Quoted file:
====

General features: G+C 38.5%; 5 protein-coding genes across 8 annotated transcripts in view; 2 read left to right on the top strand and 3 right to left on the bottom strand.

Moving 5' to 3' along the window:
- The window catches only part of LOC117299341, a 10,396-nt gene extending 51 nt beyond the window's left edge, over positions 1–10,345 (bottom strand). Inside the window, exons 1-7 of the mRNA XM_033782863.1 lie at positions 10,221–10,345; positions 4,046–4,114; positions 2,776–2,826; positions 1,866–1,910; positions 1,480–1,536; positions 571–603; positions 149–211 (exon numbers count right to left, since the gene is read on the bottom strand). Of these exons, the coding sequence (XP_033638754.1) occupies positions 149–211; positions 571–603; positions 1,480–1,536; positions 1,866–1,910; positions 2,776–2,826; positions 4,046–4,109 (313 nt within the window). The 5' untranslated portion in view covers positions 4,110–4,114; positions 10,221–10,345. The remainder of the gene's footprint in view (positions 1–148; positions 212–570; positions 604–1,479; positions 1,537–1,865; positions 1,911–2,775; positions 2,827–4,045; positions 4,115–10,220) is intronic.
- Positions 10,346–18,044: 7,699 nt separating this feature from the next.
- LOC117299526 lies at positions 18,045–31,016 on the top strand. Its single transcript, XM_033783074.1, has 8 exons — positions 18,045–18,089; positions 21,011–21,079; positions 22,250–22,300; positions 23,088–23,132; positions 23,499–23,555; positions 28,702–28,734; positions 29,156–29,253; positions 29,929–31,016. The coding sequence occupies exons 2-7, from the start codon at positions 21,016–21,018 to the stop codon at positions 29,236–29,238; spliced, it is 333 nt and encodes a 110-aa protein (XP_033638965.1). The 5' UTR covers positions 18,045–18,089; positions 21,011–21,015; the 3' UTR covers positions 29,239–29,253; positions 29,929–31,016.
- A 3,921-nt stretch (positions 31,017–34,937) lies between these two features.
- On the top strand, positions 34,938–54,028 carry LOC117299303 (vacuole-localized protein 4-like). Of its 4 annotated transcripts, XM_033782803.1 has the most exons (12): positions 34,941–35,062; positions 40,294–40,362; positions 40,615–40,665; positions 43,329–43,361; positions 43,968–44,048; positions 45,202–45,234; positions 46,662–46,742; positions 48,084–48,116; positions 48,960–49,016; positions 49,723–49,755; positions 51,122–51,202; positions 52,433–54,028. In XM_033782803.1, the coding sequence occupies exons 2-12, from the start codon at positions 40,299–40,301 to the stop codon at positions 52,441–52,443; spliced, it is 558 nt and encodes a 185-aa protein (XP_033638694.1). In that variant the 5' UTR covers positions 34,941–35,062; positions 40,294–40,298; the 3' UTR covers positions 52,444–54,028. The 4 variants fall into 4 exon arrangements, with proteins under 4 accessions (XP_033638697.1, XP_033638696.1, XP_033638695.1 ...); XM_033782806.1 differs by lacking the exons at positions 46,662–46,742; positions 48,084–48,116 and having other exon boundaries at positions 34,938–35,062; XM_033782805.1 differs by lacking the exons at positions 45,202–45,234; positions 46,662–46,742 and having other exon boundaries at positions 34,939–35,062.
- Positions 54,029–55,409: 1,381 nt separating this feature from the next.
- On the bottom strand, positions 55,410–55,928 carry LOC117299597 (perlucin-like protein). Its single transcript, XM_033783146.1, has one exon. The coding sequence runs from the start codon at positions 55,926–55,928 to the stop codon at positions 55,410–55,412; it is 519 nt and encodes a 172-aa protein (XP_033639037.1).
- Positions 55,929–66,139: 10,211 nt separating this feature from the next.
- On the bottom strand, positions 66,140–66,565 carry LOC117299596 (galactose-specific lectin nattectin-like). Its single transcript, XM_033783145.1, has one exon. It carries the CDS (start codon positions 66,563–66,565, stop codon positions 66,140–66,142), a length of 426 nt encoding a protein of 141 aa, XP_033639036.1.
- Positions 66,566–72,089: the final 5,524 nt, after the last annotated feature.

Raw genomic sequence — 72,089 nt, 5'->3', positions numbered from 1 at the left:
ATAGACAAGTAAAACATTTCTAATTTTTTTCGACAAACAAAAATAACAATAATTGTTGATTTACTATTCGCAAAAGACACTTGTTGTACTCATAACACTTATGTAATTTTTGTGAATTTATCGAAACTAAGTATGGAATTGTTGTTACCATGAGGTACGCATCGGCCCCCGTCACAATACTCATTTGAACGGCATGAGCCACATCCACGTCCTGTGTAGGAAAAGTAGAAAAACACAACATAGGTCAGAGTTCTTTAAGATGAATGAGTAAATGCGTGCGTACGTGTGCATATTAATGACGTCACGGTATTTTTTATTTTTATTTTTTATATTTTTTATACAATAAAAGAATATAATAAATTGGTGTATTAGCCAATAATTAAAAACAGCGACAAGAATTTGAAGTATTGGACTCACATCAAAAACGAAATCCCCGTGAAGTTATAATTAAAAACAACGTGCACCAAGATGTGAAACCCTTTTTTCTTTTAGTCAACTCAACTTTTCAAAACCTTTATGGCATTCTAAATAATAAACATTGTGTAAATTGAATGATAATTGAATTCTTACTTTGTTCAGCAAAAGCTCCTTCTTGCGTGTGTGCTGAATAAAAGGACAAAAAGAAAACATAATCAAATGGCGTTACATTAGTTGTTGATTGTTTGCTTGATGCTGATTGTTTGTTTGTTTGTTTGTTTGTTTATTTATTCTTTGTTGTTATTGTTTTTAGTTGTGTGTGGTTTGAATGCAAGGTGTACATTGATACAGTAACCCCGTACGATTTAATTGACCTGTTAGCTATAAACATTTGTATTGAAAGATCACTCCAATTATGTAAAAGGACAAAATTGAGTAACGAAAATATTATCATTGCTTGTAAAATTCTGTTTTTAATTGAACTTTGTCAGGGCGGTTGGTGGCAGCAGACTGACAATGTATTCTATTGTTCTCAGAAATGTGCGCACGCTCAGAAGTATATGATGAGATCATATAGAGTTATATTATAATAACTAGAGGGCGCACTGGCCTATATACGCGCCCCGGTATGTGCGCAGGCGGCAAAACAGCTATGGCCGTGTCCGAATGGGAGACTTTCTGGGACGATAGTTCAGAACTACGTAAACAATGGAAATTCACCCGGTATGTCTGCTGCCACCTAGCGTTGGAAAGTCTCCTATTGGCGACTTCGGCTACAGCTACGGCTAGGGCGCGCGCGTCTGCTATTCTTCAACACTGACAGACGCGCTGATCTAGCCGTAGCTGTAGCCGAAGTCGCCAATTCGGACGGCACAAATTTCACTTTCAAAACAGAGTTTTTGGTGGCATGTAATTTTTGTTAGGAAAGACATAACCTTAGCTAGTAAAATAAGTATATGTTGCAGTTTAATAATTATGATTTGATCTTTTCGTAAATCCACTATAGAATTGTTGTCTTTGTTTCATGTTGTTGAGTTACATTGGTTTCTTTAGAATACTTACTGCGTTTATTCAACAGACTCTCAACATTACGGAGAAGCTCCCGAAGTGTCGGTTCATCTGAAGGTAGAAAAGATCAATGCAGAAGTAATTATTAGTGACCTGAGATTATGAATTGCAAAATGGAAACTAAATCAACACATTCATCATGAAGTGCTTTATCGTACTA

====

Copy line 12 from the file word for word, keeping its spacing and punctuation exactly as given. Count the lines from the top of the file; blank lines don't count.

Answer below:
- Positions 66,566–72,089: the final 5,524 nt, after the last annotated feature.